Witness

(USA 1985)

“I’m learning a lot about manure. Very interesting.”

— John Book

More drama than thriller, Peter Weir’s Witness is laced with action, sexual tension, and for good measure (or for good use of star Harrison Ford) a bit of comedy.

Ford is John Book, a jaded smartass Philadelphia detective. While investigating the murder of an undercover cop at a train station, he meets six-year-old Samuel Lapp (Lukas Haas), an Amish boy who witnessed the killing from a stall in the men’s room, and the boy’s recently widowed mother, Rachel (Kelly McGillis). She doesn’t quite trust Book or the world he comes from, but has to set aside her misgivings because he’s their protector for the time being.

Book stumbles upon a plot inside the Police Department and is forced into hiding after an ambush that nearly takes his life. At Rachel’s insistence, he retreats to her community in rural Lancaster County — “Amish country.” Book clumsily and reluctantly adapts to the lifestyle, and he shows he’s got a heart of gold beating underneath all that urbane crustiness. His “English” presence, though, threatens the peace of the Old Order and jeopardizes Rachel’s standing.

A sort of Blade Runner (https://moviebloke.com/2017/03/26/blade-runner-the-final-cut/) set in Amish Pennsylvania, Witness gets into morality, corruption, and culture clash. Its comparison/contrast of the Amish with the modern world is platitudinous and heavy-handed, so much that I found myself rolling my eyes at points. The climax is totally predictable but the tension between Book and Rachel is actually pretty good — good enough to make their subplot romance more interesting than the rest of the film. McGillis bears her breasts in an uncomfortably erotic scene. Bonus: Patti LuPone and Viggo Mortensen both have small parts, which I did not know going into this.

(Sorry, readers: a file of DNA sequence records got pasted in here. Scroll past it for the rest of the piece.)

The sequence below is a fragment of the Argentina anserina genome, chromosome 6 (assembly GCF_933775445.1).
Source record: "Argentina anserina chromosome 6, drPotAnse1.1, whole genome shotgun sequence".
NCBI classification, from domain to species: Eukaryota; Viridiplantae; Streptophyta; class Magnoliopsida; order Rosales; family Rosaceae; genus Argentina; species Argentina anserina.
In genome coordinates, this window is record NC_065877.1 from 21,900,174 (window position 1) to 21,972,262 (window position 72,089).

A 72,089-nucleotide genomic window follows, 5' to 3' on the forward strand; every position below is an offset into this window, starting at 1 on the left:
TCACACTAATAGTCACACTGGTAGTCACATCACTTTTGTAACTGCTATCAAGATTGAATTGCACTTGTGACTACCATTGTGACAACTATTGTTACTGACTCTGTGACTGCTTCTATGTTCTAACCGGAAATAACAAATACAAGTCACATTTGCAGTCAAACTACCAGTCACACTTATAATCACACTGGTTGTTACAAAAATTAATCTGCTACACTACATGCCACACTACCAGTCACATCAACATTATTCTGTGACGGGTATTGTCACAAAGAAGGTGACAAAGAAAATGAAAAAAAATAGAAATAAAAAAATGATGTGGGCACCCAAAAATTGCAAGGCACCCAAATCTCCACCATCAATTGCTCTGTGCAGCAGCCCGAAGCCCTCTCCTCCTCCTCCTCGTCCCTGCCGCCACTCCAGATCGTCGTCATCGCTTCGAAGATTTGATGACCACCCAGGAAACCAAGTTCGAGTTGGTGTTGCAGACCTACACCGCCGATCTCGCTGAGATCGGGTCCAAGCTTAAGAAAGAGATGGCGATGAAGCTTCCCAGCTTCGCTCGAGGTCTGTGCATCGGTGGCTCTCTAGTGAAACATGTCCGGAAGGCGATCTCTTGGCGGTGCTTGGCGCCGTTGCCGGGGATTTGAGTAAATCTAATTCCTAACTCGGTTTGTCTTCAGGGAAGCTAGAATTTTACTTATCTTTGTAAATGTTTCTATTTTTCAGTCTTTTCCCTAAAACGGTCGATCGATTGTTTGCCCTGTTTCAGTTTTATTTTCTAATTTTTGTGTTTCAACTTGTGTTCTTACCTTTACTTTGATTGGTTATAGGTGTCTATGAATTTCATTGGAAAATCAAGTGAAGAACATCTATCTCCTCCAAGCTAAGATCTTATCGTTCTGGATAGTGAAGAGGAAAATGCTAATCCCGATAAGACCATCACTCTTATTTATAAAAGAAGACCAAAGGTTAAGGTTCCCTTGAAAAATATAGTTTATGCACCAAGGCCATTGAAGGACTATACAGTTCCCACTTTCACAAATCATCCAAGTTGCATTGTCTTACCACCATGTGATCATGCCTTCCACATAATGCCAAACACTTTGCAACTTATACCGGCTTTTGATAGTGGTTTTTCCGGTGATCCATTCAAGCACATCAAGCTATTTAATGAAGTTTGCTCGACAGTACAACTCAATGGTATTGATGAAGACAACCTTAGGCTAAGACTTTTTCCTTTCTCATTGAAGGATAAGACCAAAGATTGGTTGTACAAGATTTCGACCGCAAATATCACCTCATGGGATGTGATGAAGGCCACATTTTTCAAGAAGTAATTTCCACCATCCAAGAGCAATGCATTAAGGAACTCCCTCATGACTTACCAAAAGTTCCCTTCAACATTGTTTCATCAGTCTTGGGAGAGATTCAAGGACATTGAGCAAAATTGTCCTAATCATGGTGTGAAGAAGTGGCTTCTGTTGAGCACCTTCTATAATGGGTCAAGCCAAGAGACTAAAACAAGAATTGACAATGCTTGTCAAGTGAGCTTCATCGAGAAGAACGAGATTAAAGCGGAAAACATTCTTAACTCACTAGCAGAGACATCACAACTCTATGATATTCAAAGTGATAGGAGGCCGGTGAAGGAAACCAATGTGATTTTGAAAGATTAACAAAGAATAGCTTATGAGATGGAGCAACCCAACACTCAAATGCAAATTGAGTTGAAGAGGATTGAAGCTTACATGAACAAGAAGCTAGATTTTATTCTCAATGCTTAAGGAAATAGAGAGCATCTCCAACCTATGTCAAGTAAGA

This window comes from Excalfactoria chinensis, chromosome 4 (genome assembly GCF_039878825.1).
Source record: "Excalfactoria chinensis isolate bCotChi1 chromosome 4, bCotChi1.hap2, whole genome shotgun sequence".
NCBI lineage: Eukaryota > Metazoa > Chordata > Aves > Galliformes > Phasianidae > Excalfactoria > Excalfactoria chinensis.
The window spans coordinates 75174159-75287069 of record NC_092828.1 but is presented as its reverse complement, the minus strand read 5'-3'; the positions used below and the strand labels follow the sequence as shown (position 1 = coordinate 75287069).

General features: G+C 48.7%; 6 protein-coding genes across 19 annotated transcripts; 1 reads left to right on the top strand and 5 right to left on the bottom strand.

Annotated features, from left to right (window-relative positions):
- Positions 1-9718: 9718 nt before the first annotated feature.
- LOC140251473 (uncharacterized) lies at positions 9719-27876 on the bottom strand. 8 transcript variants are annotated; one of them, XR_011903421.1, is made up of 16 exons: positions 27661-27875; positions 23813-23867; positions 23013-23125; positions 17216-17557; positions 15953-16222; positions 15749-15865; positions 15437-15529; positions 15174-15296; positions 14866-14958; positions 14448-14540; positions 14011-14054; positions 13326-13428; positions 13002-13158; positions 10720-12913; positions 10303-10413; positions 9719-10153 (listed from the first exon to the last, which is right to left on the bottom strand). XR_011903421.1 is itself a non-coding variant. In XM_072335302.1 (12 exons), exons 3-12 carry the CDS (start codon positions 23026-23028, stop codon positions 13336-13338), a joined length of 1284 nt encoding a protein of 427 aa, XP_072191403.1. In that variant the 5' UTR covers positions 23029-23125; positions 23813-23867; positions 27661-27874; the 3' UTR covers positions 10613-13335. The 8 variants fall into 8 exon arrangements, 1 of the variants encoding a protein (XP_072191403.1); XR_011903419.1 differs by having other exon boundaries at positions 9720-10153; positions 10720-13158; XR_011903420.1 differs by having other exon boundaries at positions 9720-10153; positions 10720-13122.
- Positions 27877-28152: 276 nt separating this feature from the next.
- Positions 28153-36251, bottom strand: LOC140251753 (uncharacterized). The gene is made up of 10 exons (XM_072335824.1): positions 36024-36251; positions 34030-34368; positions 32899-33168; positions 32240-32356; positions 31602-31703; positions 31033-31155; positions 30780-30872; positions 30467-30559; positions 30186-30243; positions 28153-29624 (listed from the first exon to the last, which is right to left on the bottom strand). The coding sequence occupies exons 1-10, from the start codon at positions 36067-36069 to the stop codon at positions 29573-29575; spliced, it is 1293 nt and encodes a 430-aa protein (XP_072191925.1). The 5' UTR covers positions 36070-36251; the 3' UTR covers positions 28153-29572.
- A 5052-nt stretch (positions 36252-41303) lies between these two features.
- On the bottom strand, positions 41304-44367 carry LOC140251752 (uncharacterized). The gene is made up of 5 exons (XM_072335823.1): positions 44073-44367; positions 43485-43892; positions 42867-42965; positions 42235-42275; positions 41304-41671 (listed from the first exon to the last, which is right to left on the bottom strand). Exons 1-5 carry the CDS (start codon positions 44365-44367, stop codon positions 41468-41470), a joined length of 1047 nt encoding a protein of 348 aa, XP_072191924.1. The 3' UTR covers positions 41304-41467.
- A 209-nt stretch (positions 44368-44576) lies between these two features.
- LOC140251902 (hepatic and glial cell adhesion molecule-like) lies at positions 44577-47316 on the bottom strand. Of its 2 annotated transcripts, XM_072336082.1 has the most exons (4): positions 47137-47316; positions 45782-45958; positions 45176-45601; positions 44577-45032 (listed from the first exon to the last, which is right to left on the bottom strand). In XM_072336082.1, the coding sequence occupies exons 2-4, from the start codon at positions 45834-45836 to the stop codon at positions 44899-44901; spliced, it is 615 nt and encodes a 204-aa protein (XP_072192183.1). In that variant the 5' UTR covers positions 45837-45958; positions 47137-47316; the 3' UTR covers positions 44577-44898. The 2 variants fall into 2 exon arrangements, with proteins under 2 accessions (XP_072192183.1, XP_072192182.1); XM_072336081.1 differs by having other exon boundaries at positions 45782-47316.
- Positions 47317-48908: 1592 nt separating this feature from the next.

Ford’s only Oscar nomination, perhaps surprisingly, was for his performance in Witness (http://www.tvguide.com/news/oscars-2017-actors-who-have-never-won-an-academy-award/). He lost to William Hurt for Kiss of the Spider Woman (https://www.oscars.org/oscars/ceremonies/1986). I can’t dispute the wisdom of that call. Still, Earl W. Wallace and William Kelley won for their screenplay.

With Danny Glover, Josef Sommer, Alexander Godunov, Brent Jennings, Jan Rubes, Angus MacInnes, Frederick Rolf, John Garson, Beverly May, Ed Crowley, Timothy Carhart, Marian Swan, Maria Bradley, Rozwill Young, Robert Earl Jones

Production: Paramount Pictures, Edward S. Feldman

Distribution: Paramount Pictures (USA), United International Pictures (UIP) (International), Cinema International Corporation (CIC) (France), Svenska Filminstitutet (SFI) (Sweden)

112 minutes
Rated R

(Facets) C+

Weird Science

(USA 1985)

“So, what would you little maniacs like to do first?”

—Lisa